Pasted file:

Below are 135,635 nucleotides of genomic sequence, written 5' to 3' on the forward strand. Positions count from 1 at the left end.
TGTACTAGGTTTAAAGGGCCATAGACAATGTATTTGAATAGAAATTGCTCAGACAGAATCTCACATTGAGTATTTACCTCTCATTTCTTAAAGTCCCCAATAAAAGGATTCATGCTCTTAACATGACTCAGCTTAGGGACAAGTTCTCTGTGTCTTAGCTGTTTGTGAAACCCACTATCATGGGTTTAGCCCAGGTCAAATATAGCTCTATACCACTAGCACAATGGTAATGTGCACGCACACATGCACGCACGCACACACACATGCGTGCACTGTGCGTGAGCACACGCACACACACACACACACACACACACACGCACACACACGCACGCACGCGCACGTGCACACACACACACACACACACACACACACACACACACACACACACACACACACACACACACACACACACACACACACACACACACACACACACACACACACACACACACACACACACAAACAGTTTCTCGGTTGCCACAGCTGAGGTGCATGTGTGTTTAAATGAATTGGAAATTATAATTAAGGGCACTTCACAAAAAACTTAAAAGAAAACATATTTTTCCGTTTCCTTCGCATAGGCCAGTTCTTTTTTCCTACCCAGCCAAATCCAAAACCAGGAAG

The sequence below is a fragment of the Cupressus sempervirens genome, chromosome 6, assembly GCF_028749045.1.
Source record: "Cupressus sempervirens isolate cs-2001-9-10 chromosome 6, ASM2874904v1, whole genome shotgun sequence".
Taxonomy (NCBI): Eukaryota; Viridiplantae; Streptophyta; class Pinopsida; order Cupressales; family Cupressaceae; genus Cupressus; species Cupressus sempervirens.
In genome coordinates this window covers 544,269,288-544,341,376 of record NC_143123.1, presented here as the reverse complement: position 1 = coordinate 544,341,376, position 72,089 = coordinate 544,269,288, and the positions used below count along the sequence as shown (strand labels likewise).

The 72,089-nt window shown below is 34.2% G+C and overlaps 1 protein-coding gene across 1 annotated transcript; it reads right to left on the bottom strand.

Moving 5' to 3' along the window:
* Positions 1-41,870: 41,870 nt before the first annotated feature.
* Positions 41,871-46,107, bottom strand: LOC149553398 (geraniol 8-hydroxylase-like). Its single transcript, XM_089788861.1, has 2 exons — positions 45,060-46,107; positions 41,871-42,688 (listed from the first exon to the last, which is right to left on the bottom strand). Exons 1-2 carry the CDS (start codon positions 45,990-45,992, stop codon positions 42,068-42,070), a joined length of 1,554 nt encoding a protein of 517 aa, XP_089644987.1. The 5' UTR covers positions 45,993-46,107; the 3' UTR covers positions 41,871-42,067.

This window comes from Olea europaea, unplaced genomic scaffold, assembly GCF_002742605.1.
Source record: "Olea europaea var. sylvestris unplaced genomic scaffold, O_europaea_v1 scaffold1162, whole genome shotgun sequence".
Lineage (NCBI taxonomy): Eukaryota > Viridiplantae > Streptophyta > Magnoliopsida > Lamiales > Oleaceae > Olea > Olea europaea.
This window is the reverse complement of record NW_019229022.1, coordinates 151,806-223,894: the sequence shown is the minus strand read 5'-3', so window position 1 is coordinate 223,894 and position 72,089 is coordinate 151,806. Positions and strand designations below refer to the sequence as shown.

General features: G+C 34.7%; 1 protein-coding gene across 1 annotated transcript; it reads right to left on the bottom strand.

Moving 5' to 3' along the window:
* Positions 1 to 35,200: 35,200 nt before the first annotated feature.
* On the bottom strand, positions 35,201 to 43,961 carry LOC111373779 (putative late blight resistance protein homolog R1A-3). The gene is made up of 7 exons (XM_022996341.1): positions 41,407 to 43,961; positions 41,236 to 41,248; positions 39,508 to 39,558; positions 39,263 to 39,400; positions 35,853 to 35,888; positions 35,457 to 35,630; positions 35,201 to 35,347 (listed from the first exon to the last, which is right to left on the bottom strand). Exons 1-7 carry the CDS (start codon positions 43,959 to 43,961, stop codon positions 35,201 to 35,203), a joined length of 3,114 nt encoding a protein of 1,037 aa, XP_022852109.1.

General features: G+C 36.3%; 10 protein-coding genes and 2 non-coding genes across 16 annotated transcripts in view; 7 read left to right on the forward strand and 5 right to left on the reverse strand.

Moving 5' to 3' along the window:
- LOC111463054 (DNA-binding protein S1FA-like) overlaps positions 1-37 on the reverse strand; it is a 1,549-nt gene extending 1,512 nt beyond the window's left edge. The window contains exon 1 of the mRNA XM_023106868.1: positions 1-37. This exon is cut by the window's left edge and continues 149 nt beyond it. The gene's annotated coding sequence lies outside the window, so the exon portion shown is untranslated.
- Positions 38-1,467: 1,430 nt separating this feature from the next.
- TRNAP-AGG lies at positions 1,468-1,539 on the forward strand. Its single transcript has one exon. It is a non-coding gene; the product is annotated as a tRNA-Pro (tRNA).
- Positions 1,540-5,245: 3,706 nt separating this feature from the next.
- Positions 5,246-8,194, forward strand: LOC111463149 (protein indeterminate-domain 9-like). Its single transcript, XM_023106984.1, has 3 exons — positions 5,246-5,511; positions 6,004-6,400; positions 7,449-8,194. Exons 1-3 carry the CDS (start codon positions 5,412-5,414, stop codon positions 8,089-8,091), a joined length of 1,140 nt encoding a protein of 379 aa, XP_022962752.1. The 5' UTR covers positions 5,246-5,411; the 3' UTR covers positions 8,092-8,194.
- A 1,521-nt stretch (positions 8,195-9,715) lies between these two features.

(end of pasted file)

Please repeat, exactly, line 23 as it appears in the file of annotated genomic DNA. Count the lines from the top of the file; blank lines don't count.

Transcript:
- TRNAP-AGG lies at positions 1,468-1,539 on the forward strand. Its single transcript has one exon. It is a non-coding gene; the product is annotated as a tRNA-Pro (tRNA).